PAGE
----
Goat farming in South Africa is a diverse business. Goats produce dairy and have delicious meat, can be bread and even their skin can be used. As a business owner you need to explore these avenues where you can make the most money.

Decide on which area you want to focus:-

1. Meat Goats;

2. Dairy Goats;

3. Fibre Goats.

You can choose one type or combine all three systems in your operation. Your interest and abilities and physical resources on your farm should determine which type of enterprise you choose.

Goat Farming Products

  • Goat’s meat;
  • Goat’s milk;
  • Goat’s cheese;
  • Goat skin and fibre;
  • Goat milk soap.

Additional sources of income:-

  • Breeding Goats for sale;
  • Sales of excess males from dairy operations;
  • Leasing out goats to clear brush;
  • Goat manure for fertilisation.

How big should I start?

Determine the number of goats you want to begin with. Pick a number that would be sustainable enough to get things moving, depending on the purpose of your farming in South Africa. It might be 300 or 500 depending on the size and location of your pasture and type of goat breed. Fewer than 150 is usually not enough to support one person or a small family.

Goat Breeds

There are many types of goats, but the breed you choose will depend on your enterprise and what products you want to sell. Carefully decide on the breeds of goats you want to farm.


Goat meat is in high demand. The meat is widely consumed and accepted as an edible meat by people all around the world irrespective of tribal or religious differences.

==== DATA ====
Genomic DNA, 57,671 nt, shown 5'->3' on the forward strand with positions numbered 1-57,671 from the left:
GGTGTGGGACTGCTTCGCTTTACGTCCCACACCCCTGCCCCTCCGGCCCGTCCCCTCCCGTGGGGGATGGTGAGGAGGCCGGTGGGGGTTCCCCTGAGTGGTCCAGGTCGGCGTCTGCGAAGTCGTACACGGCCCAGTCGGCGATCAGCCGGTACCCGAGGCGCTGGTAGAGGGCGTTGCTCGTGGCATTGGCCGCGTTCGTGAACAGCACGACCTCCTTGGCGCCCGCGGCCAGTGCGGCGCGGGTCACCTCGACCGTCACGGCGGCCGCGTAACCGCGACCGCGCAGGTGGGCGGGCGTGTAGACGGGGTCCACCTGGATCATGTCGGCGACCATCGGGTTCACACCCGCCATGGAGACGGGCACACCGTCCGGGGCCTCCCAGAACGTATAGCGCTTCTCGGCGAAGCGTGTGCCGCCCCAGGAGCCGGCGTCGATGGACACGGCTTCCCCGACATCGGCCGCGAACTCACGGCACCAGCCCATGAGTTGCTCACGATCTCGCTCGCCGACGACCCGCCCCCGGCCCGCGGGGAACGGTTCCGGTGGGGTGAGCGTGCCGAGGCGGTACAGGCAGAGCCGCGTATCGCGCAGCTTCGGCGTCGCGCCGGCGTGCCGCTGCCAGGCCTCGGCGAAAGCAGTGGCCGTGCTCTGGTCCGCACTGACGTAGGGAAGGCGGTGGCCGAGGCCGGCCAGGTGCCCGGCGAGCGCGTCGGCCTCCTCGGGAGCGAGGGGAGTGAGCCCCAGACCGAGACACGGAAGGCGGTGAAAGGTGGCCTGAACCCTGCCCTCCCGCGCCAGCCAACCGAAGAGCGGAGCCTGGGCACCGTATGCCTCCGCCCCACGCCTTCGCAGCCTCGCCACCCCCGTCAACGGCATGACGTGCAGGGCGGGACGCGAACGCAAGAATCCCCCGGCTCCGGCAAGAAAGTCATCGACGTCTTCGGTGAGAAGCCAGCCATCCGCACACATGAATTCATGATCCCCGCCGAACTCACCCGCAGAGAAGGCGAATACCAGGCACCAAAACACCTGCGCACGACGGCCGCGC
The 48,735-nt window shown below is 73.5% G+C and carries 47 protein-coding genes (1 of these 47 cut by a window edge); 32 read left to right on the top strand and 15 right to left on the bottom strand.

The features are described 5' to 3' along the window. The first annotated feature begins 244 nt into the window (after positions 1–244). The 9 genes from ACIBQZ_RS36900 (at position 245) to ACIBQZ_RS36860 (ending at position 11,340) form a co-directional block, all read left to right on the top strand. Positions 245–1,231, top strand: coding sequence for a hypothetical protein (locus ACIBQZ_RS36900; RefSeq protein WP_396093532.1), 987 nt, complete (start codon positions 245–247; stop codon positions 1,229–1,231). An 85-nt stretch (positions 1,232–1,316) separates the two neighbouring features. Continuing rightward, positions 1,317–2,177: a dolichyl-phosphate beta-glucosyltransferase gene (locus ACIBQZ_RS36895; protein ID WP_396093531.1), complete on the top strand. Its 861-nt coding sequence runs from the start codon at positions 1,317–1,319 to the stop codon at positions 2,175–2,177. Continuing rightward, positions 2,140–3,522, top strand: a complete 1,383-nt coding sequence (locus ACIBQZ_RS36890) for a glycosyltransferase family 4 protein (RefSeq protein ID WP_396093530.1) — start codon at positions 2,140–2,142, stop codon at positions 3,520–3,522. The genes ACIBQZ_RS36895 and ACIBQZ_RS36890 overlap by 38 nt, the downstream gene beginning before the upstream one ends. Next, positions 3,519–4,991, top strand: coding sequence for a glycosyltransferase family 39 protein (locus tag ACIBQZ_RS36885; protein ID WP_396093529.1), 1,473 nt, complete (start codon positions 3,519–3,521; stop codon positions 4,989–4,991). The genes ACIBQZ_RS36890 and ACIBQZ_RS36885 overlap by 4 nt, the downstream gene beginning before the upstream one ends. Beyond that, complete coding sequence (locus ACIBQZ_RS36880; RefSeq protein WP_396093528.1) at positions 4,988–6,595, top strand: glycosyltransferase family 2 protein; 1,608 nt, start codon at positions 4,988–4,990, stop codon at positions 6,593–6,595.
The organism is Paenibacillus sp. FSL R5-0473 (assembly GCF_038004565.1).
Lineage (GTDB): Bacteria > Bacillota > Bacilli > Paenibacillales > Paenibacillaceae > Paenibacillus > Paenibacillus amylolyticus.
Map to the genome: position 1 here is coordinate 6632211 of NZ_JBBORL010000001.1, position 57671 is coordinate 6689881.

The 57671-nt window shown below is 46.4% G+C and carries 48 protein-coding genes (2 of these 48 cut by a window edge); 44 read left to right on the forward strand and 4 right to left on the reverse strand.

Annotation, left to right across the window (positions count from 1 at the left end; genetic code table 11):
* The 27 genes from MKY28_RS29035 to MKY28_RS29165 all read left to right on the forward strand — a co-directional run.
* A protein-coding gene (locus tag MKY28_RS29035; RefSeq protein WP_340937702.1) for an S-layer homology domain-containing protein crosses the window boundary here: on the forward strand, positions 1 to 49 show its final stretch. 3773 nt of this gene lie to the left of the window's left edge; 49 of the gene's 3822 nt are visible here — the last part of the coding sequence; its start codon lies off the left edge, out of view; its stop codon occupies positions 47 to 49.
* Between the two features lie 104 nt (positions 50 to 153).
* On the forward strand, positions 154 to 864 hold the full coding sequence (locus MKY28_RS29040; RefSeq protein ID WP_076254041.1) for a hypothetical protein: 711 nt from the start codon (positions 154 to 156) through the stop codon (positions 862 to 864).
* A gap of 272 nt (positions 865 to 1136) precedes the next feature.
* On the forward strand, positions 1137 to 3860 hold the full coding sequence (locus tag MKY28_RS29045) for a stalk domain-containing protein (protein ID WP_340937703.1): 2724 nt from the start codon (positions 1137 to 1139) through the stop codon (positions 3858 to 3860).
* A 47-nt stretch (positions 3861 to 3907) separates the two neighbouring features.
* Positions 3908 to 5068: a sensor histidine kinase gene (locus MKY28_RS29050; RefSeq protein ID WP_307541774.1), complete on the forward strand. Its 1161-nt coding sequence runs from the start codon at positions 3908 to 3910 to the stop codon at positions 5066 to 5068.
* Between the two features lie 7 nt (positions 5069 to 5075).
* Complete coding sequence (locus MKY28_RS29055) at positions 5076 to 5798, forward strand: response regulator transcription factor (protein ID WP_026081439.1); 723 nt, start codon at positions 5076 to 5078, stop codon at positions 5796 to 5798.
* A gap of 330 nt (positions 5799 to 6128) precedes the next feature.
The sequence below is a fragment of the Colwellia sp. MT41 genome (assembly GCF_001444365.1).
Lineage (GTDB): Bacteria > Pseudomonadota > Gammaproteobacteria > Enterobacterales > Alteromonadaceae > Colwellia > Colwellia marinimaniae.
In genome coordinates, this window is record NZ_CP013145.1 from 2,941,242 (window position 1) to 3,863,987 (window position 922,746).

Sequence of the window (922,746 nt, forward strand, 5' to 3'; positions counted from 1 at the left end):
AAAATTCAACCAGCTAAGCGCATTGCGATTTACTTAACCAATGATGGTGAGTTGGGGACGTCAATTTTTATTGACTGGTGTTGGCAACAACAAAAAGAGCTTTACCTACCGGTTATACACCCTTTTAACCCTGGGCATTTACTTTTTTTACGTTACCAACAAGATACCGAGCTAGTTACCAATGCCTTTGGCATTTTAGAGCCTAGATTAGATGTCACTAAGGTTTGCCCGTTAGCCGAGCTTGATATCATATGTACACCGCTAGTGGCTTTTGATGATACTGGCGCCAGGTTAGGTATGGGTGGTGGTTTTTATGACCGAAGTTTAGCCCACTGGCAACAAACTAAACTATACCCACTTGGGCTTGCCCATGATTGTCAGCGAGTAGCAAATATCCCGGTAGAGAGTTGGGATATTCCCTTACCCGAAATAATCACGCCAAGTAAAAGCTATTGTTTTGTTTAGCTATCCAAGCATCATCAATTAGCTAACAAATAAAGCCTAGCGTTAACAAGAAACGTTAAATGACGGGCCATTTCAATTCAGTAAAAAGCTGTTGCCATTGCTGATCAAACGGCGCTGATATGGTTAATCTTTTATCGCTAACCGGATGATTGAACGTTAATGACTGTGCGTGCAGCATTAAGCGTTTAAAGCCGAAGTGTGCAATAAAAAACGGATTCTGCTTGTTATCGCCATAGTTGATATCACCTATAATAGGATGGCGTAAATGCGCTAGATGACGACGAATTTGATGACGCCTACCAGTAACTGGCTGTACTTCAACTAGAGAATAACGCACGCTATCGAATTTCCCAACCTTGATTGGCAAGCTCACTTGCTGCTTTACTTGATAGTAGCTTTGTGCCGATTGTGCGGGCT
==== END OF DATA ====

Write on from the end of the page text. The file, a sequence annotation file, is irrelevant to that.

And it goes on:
Goat’s milk isenriched with many necessary nutrition elements and is easy to digest. Many consumer markets are currently shifting from the consumption of other dairy products in favour of goat’s milk.


If you want to produce fibre from your farm then Cashmere and Angora goats will be most suitable.

Location and Housing

Buy a sizeable expanse of land to comfortably accomodate your goats. You will need to fence the land for security purposes. If you are near a consumer population, consider farm tourism as part of your income. If your goal is to sell milk, then there is an advantage in decreasing trucking costs when you are located close to a milk purchaser. Goats are very adaptive animals and don’t need an elaborate goat barn. A simple three-sided shed facing away from prevailing winter winds will suffice.

YOU WILL NEED A PROFESSIONAL FARMING BUSINESS PLAN – CONTACT US – 084 583 3143 – email: money@global.co.za




15 November 2017
Hansie Britz

Small Scale Dairy Farming


As the fifth-largest agriculture industry in South Africa, milk production provides a regular income for thousands of small and large producers. Commercial dairy farming is a demanding and complex operation. To succeed at it, you need to understand dairy cattle. Highly sophisticated equipment is used for milking, and it is essential to employ skilled well-trained workers and also adhere to strict quality control regulations.